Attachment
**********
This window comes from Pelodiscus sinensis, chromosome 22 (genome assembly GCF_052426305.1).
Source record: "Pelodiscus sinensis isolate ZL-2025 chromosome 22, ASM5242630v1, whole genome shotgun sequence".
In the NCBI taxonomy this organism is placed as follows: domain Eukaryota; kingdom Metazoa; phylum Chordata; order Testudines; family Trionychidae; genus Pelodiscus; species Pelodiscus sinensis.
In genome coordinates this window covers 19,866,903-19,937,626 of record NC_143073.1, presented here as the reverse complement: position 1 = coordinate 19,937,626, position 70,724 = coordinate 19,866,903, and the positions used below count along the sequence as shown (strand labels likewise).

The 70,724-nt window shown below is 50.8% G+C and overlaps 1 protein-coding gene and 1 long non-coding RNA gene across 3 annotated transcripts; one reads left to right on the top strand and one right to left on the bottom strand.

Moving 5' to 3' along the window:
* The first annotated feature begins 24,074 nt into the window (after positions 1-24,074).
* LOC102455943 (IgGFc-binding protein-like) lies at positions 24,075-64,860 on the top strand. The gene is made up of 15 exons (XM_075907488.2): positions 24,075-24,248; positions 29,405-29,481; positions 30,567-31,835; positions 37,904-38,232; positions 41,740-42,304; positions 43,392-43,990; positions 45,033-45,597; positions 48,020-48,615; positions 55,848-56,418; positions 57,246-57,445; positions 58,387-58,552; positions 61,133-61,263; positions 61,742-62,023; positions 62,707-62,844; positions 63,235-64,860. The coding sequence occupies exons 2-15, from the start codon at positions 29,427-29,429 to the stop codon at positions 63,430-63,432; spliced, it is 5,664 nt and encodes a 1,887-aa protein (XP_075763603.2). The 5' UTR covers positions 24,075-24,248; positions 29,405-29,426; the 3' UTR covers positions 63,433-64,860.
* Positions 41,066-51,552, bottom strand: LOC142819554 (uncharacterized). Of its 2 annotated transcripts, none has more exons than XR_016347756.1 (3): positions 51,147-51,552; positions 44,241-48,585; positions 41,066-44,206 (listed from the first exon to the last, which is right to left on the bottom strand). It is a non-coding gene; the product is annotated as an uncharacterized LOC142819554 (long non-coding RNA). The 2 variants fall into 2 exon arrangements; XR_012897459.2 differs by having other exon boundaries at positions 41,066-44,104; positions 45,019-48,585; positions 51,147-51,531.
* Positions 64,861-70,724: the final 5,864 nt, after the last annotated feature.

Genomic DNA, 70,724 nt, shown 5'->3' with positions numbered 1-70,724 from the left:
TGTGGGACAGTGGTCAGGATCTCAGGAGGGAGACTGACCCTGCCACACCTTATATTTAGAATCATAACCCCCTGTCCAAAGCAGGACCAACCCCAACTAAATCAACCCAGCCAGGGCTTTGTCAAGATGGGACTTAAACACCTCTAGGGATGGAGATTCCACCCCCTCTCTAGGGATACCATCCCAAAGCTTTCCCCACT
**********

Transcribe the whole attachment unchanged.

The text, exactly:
This window comes from Pelodiscus sinensis, chromosome 22 (genome assembly GCF_052426305.1).
Source record: "Pelodiscus sinensis isolate ZL-2025 chromosome 22, ASM5242630v1, whole genome shotgun sequence".
In the NCBI taxonomy this organism is placed as follows: domain Eukaryota; kingdom Metazoa; phylum Chordata; order Testudines; family Trionychidae; genus Pelodiscus; species Pelodiscus sinensis.
In genome coordinates this window covers 19,866,903-19,937,626 of record NC_143073.1, presented here as the reverse complement: position 1 = coordinate 19,937,626, position 70,724 = coordinate 19,866,903, and the positions used below count along the sequence as shown (strand labels likewise).

The 70,724-nt window shown below is 50.8% G+C and overlaps 1 protein-coding gene and 1 long non-coding RNA gene across 3 annotated transcripts; one reads left to right on the top strand and one right to left on the bottom strand.

Moving 5' to 3' along the window:
* The first annotated feature begins 24,074 nt into the window (after positions 1-24,074).
* LOC102455943 (IgGFc-binding protein-like) lies at positions 24,075-64,860 on the top strand. The gene is made up of 15 exons (XM_075907488.2): positions 24,075-24,248; positions 29,405-29,481; positions 30,567-31,835; positions 37,904-38,232; positions 41,740-42,304; positions 43,392-43,990; positions 45,033-45,597; positions 48,020-48,615; positions 55,848-56,418; positions 57,246-57,445; positions 58,387-58,552; positions 61,133-61,263; positions 61,742-62,023; positions 62,707-62,844; positions 63,235-64,860. The coding sequence occupies exons 2-15, from the start codon at positions 29,427-29,429 to the stop codon at positions 63,430-63,432; spliced, it is 5,664 nt and encodes a 1,887-aa protein (XP_075763603.2). The 5' UTR covers positions 24,075-24,248; positions 29,405-29,426; the 3' UTR covers positions 63,433-64,860.
* Positions 41,066-51,552, bottom strand: LOC142819554 (uncharacterized). Of its 2 annotated transcripts, none has more exons than XR_016347756.1 (3): positions 51,147-51,552; positions 44,241-48,585; positions 41,066-44,206 (listed from the first exon to the last, which is right to left on the bottom strand). It is a non-coding gene; the product is annotated as an uncharacterized LOC142819554 (long non-coding RNA). The 2 variants fall into 2 exon arrangements; XR_012897459.2 differs by having other exon boundaries at positions 41,066-44,104; positions 45,019-48,585; positions 51,147-51,531.
* Positions 64,861-70,724: the final 5,864 nt, after the last annotated feature.

Genomic DNA, 70,724 nt, shown 5'->3' with positions numbered 1-70,724 from the left:
TGTGGGACAGTGGTCAGGATCTCAGGAGGGAGACTGACCCTGCCACACCTTATATTTAGAATCATAACCCCCTGTCCAAAGCAGGACCAACCCCAACTAAATCAACCCAGCCAGGGCTTTGTCAAGATGGGACTTAAACACCTCTAGGGATGGAGATTCCACCCCCTCTCTAGGGATACCATCCCAAAGCTTTCCCCACT